Article
Full-text available
River valleys have been observed on Titan at all latitudes by the Cassini‐Huygens mission. Just like water on Earth, liquid methane carves into the substrate to form a complex network of rivers, particularly stunning in the images acquired near the equator by the Huygens probe. To better understand the processes at work that form these landscapes,...
Article
Full-text available
A key point of landslide hazard assessment is the estimation of their runout. Empirical relations linking angle of reach to volume can be used relatively easily, but they are generally associated with large uncertainties as they do not consider the topographic specificity of a given study site. On the contrary, numerical simulations provide more de...
Article
Full-text available
A new 1.5 m diameter impact crater was discovered on Mars only ~40 km from the InSight lander. Context camera images constrained its formation between 21 February and 6 April 2019; follow‐up High Resolution Imaging Science Experiment images resolved the crater. During this time period, three seismic events were identified in InSight data. We derive...
Article
Full-text available
The NASA InSight mission on Mars is a unique opportunity to study atmospheric processes both from orbit and in situ observations. We use post-landing high-resolution satellite images to monitor dust devil activity during the first eight months of the mission. We perform mapping and semi-automatic detection of newly formed dust devil tracks and anal...
Poster
Full-text available
Mass wasting erodes hillslopes and supplies sediments to catchment rivers (Schuster & Highland, 2007). To assess sediment transports in drainage networks, it is crucial to (1) estimate the volume of sediment delivered to the drainage network, and (2) evaluate the time needed and processes involved in rivers to evacuate these sediments out of the wa...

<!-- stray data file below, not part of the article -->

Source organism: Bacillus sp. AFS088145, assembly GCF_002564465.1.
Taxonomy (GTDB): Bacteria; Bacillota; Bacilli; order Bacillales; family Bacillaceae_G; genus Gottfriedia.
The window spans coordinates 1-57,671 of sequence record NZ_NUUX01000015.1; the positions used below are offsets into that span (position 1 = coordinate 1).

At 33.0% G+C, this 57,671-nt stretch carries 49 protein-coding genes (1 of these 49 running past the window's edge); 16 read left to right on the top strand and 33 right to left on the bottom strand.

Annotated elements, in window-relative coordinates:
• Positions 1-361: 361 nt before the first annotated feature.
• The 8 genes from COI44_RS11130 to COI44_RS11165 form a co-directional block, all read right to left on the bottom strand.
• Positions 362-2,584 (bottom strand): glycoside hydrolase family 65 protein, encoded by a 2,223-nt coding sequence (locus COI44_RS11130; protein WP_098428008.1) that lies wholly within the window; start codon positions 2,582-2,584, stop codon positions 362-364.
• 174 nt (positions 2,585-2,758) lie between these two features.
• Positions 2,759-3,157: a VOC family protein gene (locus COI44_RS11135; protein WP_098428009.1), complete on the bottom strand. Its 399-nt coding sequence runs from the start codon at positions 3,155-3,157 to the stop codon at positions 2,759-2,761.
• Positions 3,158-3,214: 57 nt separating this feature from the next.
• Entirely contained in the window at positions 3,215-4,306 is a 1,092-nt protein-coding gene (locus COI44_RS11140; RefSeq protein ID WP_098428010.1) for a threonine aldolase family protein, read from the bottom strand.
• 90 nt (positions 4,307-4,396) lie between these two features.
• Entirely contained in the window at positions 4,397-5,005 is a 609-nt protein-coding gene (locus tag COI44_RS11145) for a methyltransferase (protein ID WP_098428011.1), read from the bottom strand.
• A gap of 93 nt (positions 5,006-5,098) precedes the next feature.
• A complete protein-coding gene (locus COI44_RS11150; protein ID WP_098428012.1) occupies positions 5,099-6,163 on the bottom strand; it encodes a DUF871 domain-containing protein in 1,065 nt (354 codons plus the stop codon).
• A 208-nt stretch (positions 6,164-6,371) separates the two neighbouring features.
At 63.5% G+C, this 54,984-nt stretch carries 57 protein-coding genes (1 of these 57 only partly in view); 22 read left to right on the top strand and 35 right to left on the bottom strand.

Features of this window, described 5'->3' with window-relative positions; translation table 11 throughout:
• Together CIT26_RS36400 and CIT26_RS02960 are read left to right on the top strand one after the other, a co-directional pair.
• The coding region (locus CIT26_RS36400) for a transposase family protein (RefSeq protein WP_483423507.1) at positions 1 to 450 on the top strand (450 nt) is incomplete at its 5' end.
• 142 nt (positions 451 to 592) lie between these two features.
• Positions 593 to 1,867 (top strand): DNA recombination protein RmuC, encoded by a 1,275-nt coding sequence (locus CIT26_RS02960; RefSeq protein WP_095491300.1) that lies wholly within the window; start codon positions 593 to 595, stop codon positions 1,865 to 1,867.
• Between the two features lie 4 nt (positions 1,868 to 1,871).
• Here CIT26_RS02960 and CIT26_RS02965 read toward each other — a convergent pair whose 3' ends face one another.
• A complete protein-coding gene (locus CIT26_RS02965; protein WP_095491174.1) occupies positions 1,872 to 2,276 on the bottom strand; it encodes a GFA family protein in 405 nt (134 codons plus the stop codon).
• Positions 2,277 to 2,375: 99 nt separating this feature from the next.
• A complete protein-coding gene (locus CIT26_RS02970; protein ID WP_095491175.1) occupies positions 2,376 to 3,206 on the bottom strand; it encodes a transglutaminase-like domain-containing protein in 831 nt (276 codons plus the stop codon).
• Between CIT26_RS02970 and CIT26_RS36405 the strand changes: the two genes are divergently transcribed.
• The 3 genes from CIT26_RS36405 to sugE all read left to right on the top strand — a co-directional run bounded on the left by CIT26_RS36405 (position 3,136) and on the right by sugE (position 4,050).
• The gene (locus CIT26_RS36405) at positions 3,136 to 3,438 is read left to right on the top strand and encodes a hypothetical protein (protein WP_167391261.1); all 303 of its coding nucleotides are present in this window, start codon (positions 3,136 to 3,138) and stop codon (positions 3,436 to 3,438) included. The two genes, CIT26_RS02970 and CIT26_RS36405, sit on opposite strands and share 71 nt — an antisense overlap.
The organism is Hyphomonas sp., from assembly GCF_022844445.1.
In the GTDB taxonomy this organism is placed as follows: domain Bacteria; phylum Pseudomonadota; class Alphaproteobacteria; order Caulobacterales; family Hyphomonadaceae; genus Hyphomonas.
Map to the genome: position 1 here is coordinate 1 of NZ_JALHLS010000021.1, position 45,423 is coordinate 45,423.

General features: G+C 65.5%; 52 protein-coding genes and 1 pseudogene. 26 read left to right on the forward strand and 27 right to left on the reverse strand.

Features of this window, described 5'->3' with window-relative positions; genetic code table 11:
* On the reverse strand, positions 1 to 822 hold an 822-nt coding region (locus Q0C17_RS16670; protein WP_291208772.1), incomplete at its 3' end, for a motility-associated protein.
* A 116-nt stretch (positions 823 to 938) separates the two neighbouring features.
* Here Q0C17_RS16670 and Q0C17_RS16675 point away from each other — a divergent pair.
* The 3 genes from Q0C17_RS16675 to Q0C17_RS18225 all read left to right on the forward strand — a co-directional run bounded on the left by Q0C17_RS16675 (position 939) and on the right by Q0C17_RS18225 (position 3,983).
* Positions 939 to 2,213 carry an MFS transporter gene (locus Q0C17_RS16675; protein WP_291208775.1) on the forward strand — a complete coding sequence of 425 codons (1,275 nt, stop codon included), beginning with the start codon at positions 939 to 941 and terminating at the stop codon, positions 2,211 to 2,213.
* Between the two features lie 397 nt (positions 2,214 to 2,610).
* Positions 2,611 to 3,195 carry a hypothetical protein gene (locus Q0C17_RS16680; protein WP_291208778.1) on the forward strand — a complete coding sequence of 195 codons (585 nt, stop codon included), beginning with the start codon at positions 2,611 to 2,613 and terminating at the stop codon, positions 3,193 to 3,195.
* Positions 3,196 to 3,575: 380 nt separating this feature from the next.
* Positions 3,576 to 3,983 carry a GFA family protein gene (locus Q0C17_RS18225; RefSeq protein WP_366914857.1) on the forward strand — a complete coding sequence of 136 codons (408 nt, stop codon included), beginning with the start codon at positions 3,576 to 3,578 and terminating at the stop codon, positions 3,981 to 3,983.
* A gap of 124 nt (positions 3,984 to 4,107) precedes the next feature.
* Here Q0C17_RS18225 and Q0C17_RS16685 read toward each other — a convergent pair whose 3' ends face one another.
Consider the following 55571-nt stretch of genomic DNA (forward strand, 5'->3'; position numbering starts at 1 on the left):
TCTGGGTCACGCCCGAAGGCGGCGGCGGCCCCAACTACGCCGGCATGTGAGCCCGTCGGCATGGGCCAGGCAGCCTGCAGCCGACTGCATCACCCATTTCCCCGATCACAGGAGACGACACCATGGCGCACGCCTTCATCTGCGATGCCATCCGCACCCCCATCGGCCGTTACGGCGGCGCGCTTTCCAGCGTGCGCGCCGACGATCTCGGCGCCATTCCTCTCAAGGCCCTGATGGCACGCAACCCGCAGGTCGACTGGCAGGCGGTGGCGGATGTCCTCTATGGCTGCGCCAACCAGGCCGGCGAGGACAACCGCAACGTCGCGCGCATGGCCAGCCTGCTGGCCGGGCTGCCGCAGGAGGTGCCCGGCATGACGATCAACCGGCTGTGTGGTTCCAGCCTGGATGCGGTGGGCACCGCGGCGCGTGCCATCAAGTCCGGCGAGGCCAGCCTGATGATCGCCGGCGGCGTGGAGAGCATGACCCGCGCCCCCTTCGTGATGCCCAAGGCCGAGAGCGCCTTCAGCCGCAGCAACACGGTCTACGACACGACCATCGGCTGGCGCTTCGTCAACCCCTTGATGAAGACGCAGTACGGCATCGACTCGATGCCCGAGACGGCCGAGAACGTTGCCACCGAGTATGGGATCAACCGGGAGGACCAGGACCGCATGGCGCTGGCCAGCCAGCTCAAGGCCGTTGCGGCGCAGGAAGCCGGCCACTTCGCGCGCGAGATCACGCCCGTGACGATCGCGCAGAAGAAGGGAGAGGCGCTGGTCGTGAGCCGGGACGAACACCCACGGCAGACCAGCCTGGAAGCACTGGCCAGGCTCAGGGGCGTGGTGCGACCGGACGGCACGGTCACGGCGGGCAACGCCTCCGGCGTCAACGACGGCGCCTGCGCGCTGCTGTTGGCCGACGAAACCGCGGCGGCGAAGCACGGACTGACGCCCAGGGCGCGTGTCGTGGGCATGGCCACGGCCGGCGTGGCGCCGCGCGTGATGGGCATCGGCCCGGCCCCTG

Article
Full-text available
The InSight (Interior Exploration using Seismic Investigations, Geodesy and Heat Transport) mission landed in Elysium Planitia on Mars on 26 November 2018 and fully deployed its seismometer by the end of February 2019. The mission aims to detect, characterize and locate seismic activity on Mars, and to further constrain the internal structure, comp...
Article
Full-text available
The atmosphere of Mars is thin, although rich in dust aerosols, and covers a dry surface. As such, Mars provides an opportunity to expand our knowledge of atmospheres beyond that attainable from the atmosphere of the Earth. The InSight (Interior Exploration using Seismic Investigations, Geodesy and Heat Transport) lander is measuring Mars’s atmosph...
Article
The atmosphere of Mars is thin, although rich in dust aerosols, and covers a dry surface. As such, Mars provides an opportunity to expand our knowledge of atmospheres beyond that attainable from the atmosphere of the Earth. The InSight (Interior Exploration using Seismic Investigations, Geodesy and Heat Transport) lander is measuring Mars’s atmosph...
Conference Paper
Die Aktivität der sog. High Frequency Marsbeben (Ereignisse mit einem Frequenzgehalt dominant oberhalb von 2.4 Hz) nahm von Mai bis August 2019 zunächst stark zu, hielt dann (während des Nord-Sommers) auf hohem Niveau an und klang im Frühjahr 2020 fast vollständig ab. Es ist vorgeschlagen worden (Manga et al., 2019, https://doi.org/10.1029/2019GL08...
Article
Full-text available
The texture, composition, and morphology of dunes observed in the equatorial regions of Titan may reflect present and/or past climatic conditions. Determining the physio-chemical properties and the morphodynamics of Titan's dunes is therefore essential to understanding of the climatic and geological history of the largest moon of Saturn. We quantit...
Article
InSight landed on Mars on November 26, 2018 in western Elysium Planitia. The Mars crust beneath the lander is subject to complex geologic history next to the great topographic and crustal dichotomy of Mars. Understanding this part of the Martian crust in the subsurface would aid future investigations of the internal structure of the planet based on...
Data
Supplementary Information of manuscript Texture and composition of Titan's equatorial sand seas inferred from Cassini SAR data: Implications for aeolian transport and dune morphodynamics A. Lucas, S. Rodriguez, F. Lemonnier*, A. Le Gall, S. MacKenzie, C. Ferrari, Ph. Paillou, C. Narteau Accepted for JGR-E, 2019JE005965, pre-print is available on ar...
Preprint
Full-text available
In this white paper, we present a cross-section of important scientific questions that remain partially or completely unanswered, ranging from Titan exosphere to the deep interior, and we detail which instrumentation and mission scenarios should be used to answer them. Our intention is to formulate the science goals for the next generation of plane...